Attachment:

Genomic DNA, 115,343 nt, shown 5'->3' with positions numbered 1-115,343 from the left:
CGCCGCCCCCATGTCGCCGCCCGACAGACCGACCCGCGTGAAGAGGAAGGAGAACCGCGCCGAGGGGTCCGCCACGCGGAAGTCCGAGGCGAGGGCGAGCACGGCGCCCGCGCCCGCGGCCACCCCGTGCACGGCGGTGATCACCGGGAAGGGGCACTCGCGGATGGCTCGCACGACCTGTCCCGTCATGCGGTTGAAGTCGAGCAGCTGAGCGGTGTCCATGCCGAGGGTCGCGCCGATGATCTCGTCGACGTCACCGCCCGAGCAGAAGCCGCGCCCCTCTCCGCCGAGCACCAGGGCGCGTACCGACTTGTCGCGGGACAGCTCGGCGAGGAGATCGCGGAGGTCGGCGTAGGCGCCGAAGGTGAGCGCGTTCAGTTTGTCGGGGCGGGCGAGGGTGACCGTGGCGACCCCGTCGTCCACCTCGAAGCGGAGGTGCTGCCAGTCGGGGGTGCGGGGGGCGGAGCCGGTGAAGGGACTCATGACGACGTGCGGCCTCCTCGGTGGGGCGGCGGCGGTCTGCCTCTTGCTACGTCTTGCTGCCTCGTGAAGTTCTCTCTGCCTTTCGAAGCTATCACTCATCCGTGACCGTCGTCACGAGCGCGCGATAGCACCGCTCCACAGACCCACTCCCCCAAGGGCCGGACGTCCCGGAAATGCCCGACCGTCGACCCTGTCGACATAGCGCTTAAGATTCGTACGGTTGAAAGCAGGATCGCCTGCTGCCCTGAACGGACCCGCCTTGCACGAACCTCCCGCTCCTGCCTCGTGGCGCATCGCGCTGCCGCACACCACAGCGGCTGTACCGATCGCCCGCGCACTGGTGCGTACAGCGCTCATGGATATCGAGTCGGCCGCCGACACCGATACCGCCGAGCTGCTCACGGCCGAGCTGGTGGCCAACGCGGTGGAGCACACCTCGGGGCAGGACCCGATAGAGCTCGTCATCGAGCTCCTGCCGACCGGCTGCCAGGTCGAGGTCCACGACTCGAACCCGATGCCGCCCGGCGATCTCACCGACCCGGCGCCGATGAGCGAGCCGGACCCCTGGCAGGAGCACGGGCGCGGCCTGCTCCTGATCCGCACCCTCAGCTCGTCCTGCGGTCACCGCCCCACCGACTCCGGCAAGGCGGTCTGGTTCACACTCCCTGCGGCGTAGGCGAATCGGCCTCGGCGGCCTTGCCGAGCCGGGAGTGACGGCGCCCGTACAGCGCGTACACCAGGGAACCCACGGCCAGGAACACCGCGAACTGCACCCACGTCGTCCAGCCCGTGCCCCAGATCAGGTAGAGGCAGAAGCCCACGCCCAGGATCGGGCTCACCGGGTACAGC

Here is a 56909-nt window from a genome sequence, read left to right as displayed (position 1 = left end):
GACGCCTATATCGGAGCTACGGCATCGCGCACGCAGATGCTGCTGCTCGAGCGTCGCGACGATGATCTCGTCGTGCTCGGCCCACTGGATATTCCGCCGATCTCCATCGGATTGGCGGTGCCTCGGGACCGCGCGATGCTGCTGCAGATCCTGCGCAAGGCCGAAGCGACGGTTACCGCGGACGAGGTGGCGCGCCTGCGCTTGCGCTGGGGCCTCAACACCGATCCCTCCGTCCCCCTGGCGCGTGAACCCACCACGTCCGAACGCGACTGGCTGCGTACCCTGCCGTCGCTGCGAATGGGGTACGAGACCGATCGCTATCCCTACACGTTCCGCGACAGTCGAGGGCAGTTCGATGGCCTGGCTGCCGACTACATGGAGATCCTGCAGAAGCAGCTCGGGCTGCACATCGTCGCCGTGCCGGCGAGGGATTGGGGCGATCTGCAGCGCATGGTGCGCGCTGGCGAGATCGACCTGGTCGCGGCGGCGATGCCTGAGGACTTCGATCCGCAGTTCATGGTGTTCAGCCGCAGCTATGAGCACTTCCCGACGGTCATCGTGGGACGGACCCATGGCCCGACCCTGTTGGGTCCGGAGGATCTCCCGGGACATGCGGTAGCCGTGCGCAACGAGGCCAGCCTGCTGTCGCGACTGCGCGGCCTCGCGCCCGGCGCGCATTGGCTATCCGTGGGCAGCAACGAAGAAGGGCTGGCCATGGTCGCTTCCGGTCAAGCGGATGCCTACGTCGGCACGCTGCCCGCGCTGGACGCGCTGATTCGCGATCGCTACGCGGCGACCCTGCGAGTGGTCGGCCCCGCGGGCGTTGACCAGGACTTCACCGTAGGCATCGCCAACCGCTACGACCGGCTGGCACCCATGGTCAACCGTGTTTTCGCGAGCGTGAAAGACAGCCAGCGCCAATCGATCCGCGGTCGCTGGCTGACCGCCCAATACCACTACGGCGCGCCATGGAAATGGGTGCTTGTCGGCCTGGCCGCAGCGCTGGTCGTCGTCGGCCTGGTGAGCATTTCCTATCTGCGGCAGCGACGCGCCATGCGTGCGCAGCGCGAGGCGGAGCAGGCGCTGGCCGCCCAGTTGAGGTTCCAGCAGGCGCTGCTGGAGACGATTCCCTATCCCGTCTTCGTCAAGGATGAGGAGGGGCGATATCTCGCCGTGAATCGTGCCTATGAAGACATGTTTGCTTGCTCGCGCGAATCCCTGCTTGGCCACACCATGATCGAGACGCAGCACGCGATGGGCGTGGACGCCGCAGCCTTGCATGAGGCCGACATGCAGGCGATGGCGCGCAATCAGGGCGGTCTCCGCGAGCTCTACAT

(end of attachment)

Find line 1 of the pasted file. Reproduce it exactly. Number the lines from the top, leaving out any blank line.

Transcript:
Genomic DNA, 115,343 nt, shown 5'->3' with positions numbered 1-115,343 from the left: